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The Board Seeks Comments on Modifications to Proposed Procedure for Challenging the Reasonableness of Railroad Rates in Smaller Cases

On November 15, 2021, the Board issued a supplemental notice of proposed rulemaking (SNPRM) in Docket Nos. EP 755, Final Offer Rate Review, and EP 665 (Sub-No. 2), Expanding Access to Rate Relief.  Final Offer Rate Review, EP 755 (STB served Nov. 15, 2021).  The Board stated that, in response to comments received on the notice of proposed rulemaking (NPRM) in those dockets, and to ensure parallel consideration of the proposal in Docket No. EP 765, Joint Petition for Rulemaking to Establish an Alternative Voluntary Arbitration Program for Small Rate Disputes, the Board was inviting parties to comment on certain modifications to the rate reasonableness procedure proposed in the NPRM.  Id., slip op. at 1.

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The Board Proposes to Modify its Regulations to Establish a Voluntary Arbitration Program for Small Rate Disputes

On November 15, 2021, the Board issued a notice of proposed rulemaking (NPRM) to modify its regulations at 49 C.F.R. Part 1108, Subpart B to establish a voluntary arbitration program for small rate disputes.  Joint Petition for Rulemaking to Establish an Alternative Voluntary Arbitration Program for Small Rate Disputes, EP 765 (STB served Nov. 15, 2021).  The Board also stated that it has decided to defer final action in Docket No. EP 755, Final Offer Rate Review,to allow for “parallel consideration of the voluntary, small rate case arbitration program proposed in this docket.”  Id., slip op. at 8. 

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What A Difference Leadership Makes - A Practitioner’s Guide to The Impact of Activist Federal Agencies

This article will address the ongoing areas in which administrative leadership is moving substantive enforcement changes in core areas of labor law focusing on how Board procedures facilitate such changes. We will discuss shifts in the prosecution of cases by the General Counsel of the National Labor Relations Board in injunction cases and collaborative enforcement with other federal agencies as well as a number of substantive areas.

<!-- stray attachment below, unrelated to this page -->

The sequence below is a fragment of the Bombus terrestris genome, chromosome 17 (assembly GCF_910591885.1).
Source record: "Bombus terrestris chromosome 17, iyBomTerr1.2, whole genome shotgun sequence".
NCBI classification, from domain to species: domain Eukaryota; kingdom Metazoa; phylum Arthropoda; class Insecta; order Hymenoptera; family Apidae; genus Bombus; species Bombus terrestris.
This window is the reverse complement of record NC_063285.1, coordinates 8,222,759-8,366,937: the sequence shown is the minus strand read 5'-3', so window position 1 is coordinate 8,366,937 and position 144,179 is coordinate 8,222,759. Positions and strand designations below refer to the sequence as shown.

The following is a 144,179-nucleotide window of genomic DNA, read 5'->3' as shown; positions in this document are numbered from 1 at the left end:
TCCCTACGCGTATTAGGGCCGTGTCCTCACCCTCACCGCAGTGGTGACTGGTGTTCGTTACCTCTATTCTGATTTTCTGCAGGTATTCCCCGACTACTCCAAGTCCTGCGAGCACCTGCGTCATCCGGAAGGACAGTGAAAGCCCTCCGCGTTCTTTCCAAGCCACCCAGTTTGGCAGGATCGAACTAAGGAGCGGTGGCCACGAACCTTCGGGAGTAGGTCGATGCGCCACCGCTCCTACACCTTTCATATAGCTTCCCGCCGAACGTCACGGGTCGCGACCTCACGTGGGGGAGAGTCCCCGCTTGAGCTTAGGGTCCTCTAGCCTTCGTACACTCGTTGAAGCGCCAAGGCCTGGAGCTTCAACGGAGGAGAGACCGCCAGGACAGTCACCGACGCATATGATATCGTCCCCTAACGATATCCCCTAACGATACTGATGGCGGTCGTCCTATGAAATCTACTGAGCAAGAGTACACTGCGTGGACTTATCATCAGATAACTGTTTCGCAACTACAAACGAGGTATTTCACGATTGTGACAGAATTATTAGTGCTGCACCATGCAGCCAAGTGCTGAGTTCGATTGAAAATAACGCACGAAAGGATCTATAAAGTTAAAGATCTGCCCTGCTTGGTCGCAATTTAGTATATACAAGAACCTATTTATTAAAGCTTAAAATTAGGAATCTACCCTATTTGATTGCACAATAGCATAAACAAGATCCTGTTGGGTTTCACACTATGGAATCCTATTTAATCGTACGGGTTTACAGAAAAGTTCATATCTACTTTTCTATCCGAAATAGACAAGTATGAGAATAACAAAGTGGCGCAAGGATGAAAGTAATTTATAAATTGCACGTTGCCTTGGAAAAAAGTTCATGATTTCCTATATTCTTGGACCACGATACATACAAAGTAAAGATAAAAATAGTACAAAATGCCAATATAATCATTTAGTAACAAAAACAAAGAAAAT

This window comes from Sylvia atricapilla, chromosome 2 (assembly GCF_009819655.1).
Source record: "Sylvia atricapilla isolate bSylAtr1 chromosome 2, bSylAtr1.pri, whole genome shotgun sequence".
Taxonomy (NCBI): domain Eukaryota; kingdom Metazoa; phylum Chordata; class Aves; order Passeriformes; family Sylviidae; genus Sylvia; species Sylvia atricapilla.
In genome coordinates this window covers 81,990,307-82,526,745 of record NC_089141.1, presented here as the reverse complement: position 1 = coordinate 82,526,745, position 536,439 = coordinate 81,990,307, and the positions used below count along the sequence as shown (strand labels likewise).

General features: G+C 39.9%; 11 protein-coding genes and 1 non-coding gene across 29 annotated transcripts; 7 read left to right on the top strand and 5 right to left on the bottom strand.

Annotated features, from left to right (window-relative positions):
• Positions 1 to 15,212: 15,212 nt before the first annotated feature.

The significance of involvement of the NLRB in a classification analysis of independent contractor status is both complex and subtle.  In traditional civil labor law, states and courts as well as the United States Department of Labor have evolved tests that focus, within different degrees of emphasis on status. These range from a multi-factor test that evaluates the degree to which a worker operates as a self-sufficient business complying with state laws that regulate the work. This has been an approach common in the trucking and intermodal world, buttressed by state licensing and insurance requirements, particular for owner operators in the brokerage industry.

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Federal Response to Pittsburgh Bridge Collapse: Presidential Visit, NTSB Investigation, and U.S. DOT awards National Highway Performance Program Funds

The dramatic collapse of the Fern Hollow Bridge on the east side of Pittsburgh on January 28 has left Pittsburgh residents grateful that no one was killed.  

I grew up in this area of Pittsburgh.  Fern Hollow Bridge served as my primary route into the city.  I used it to get to school, and to visit my grandparents. The bridge spans a ravine in Frick Park (bequeathed by industrialist Henry Clay Frick), which is a large city park in an otherwise urbanized area, with city neighborhoods on either side of the park.  The park contains a network of trails and just this past August my Mother and I walked across the bridge in order to access those trails.  Prior to Covid, 14,000 commuters per day utilized the Fern Hollow Bridge. 

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ATLP Transportation Quick Bites

This week’s Highlights shines a light on a few transportation news pieces that caught our attention, click through to the ATLP website for links to these items:

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DOT Agencies Strengthen Environmental Justice Efforts

At ATLP’s final Fall Forum session last month, officials from various modal agencies under the U.S. Department of Transportation (DOT) discussed agency activities related to environmental justice.

The U.S. Environmental Protection Agency defines environmental justice as the “fair treatment and meaningful involvement of all people regardless of race, color, national origin, or income, with respect to the development, implementation, and enforcement of environmental laws, regulations, and policies.”  The Biden Administration has indicated that environmental justice is a priority issue area for the President, as reflected in Executive Order 14,008 (“Tackling the Climate Crisis at Home and Abroad” – issued January 27, 2021) and the whole-of-government Justice 40 Initiative announced in Summer 2021 to implement the environmental justice-related aspects of the E.O. 

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Second Circuit Reaffirms the Preemptive Effect of the Montreal Convention

As frequent readers of this blog will recall, the Montreal Convention exclusively governs lawsuits against air carriers for damage arising from delay of or damage to cargo during international air transportation among signatory nations.  A recent decision by the United States Court of Appeals for the Second Circuit illustrates that litigants cannot use artful pleading to avoid application of the Montreal Convention.1